And, they are not alone. There have been other baby deaths involving sling-type carriers. Which I find shocking, but not unimaginable... just horrible.
"On March 12, 2010, CPSC issued a warning about sling carriers for babies. Slings can pose two different types of suffocation hazards to babies. In the first few months of life, babies cannot control their heads because of weak neck muscles. The sling's fabric can press against an infant's nose and mouth, blocking the baby's breathing and rapidly suffocating a baby within a minute or two. Additionally, where a sling keeps the infant in a curled position bending the chin toward the chest, the airways can be restricted, limiting the oxygen supply. The baby will not be able to cry for help and can slowly suffocate." - Baby Zone Newsletter.
And yet, and yet... 'babywearing' has been one of the great joys of my life. And I will continue to wear my baby and to advocate wearing your baby(!) but with this very particular caution:
Wear your baby as you would carry your baby in your arms. Her head near your head. You wouldn't naturally hold a newborn down by your waist, you would hold a newborn close, against your chest. So a carrier designed to do that is the first kind you will want to use.
The picture above is the Infantino Sling Rider, the sling the Fowler's were using. Notice how far away
the baby's head is from the mother's head. Baby is down, below her ribcage. She can't hear him breathing. She can hear if he cries, she can feel him squirm, but if his breathing is labored, or if he is turning blue, she is too far away to know. With a newborn, till he is about 2 months old, this is crucial. Even though this company shows a young baby in their sling, I would wait till the baby is at least 2 months old before wearing the baby as shown.
This next picture is of a mother using the Ergo Baby Carrier:
Here the baby's head is much closer to the mother's head, so she can more accurately hear and see her baby to assess comfort and observe and correct her baby's posture, etc. Notice baby is nestled on the mother's ribcage, at the top of her breasts. Much better.
But this still does not exactly mimic how a mother actually carries her baby in arms. In arms, a baby is nestled way up, at the mother's shoulder, near the mother's head, where the mother gets to do all the head sniffing and kissing and nuzzling that we mothers seem to crave. I suspect these 'animalistic' behaviors are a way to monitor baby's temperature and overall well-being minute by minute.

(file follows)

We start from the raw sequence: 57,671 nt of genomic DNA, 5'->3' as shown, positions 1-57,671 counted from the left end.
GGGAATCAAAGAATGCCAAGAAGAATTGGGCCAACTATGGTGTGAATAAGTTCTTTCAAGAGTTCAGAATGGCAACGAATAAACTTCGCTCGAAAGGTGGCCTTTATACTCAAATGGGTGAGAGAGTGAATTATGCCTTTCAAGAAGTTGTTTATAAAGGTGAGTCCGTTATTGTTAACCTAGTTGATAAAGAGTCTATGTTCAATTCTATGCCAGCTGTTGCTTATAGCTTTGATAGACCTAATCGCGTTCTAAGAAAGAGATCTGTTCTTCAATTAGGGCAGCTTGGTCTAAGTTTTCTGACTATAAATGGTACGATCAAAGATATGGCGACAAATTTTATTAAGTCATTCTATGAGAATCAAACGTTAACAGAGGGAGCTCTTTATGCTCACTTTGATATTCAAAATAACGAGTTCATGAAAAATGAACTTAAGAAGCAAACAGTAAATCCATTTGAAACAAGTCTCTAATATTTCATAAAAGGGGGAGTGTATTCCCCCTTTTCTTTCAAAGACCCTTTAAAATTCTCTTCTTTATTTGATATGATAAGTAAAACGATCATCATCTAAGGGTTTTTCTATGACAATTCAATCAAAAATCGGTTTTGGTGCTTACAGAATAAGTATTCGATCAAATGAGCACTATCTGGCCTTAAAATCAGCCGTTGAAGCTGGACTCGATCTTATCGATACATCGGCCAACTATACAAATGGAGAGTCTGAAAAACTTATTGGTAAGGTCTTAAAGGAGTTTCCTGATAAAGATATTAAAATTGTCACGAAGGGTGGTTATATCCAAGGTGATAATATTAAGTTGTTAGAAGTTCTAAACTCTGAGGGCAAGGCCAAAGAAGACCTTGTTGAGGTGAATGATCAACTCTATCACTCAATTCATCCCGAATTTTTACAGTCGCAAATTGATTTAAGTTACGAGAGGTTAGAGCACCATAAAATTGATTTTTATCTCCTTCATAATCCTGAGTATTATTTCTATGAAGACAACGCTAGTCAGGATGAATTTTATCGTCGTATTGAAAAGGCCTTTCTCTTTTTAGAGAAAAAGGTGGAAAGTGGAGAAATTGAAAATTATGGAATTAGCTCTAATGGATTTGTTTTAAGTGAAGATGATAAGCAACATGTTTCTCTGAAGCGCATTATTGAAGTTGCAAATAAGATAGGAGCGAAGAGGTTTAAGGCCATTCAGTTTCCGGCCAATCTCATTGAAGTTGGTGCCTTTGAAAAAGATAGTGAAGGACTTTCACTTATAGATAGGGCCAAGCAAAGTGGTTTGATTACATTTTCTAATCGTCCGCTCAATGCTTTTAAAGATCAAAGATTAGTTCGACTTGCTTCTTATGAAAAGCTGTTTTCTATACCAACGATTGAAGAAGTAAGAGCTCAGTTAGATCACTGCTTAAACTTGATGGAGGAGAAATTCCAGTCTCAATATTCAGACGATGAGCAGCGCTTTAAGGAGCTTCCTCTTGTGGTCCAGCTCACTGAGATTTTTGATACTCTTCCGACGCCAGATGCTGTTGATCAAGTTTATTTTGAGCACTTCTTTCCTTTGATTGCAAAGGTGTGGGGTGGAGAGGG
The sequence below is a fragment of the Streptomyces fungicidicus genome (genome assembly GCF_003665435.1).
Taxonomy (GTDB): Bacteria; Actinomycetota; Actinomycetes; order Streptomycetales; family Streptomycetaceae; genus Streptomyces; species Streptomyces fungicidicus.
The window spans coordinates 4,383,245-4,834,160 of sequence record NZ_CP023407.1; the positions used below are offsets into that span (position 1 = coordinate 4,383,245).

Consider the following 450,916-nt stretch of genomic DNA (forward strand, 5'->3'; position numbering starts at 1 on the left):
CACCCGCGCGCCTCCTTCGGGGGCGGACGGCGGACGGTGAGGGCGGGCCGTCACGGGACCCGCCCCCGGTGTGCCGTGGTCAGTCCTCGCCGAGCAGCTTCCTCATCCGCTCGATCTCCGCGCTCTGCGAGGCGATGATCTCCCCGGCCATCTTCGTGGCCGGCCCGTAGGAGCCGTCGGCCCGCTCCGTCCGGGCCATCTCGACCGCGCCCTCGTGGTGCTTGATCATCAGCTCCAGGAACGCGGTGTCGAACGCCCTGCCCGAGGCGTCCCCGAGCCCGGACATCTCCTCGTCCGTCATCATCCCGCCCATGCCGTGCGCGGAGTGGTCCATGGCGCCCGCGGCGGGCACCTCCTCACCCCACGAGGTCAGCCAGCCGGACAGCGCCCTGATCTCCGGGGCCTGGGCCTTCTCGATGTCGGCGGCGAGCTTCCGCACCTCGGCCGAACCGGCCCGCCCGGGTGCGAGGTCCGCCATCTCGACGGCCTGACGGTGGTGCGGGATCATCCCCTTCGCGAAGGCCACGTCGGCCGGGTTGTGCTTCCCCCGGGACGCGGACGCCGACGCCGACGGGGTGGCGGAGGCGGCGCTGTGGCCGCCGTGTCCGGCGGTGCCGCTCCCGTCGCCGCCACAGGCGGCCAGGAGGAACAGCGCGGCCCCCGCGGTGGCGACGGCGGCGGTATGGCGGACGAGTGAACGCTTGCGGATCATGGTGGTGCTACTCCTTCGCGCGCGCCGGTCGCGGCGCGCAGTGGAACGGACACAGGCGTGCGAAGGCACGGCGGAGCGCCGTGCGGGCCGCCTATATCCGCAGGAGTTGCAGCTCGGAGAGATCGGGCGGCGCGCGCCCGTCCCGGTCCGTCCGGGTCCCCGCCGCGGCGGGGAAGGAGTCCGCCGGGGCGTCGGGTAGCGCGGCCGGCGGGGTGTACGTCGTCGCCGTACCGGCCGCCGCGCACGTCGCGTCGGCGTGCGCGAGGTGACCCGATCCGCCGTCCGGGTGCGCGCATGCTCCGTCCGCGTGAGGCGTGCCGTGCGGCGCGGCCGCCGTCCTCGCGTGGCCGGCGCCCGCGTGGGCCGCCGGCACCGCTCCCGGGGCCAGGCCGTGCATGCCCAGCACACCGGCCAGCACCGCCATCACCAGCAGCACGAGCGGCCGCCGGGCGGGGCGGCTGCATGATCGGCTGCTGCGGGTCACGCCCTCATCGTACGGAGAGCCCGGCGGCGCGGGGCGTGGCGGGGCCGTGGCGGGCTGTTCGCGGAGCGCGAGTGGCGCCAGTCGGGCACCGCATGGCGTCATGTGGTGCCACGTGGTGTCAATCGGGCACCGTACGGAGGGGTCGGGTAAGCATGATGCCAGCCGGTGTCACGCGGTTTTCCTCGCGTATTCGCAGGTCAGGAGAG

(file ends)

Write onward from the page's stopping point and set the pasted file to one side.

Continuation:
Here is a picture of me with my second baby Aurora in our Moby Wrap:
The Moby, the Storchenwiege and other Mei-tai style carriers can be tied so baby is held higher than my breasts, all snuggled against me. I could nuzzle her head wth my nose as I folded laundry and could feel when she awoke and was ready to nurse. I felt very connected to her.
And her 'big' 16-month old brother could give her hugs that I could safely monitor! :)
I have 10 different types of baby slings and carriers, which my husband finds excessive, (but having had 5 babies, that's only 2 per babyhood, right?).I have been trying to find 'The Perfect' baby carrier since I became a mother.
And having had so many babies and different baby carriers, I've earned the (rather dubious) honor of being known in our neighborhood as the 'Baby Carrier Queen', and also as the 'Mom who Nurses in Public'. Which means I have had the actual honor of having helped my friends and neighbors to do these things too.
With each carrier, there are definite pluses and minuses, and though I have really tried to find The Perfect Carrier, I now believe there simply cannot be one baby carrier that will suit all babies, through all stages newborn through toddler. So you will need a few. Sorry.
For a newborn, you want that baby held high, right by your head. The baby will gradually become able to support their own head, and look around, but keep that little baby facing in, toward your body. (For why, read this.) It's better for their pelvis and spine anyhow.
As a new mother, I tried to use slings with my first two babies, and each baby just did not seem comfortable... they were way too scrunched up, too snuffly sounding, and I was quite disapointed that my purchase was 'wasted'. However, once my babies were bigger, the slings proved to be quite nice. Especially when hip carrying toddlers!
So, are baby carriers inherently bad?!!! No. But, they are not 'perfectly perfect' either.
Here are my favorites in order of baby's development:
For Newborn through the first 3 months:
- Baby Bjorn (facing in, toward your body)
- Ergo (wear on front only, legs and arms tucked in, with the infant support or a blanket)
- Kozy Carriers or Eden (Mei-tai style carriers, with arms and legs tucked in)
- Moby is stretchy and comfy
- Storchenwiege is firm, snug and beautiful
- Baby Bjorn: Stop using it. Your back will thank me.
- Ergo: Tuck a folded blanket under baby's bottom for support in the Ergo, keep arms and legs tucked in for now.
- Eden: (I have the purple velveteen one - it's stretchy and comfy!) Tie the knot underneath baby's bottom for support, keeping arms and legs tucked in.
- Kozy: tie the knot underneath baby's bottom for support, keeping arms and legs tucked in.
- Moby: still great, though with an older, heavier baby, you will need to re-tie it as the material stretches out
- Storchenwiege: lovely as ever, but a bit tricky. If you can master these, you too can be known as a Queen of the Baby Carriers!
- New Native Sling offers firm support
- Peanut Shell Sling for a bit of stretch with lycra
My all time favorite, most comfortable, most convenient and most versatile baby carrier? The Ergo. Love it love it love it.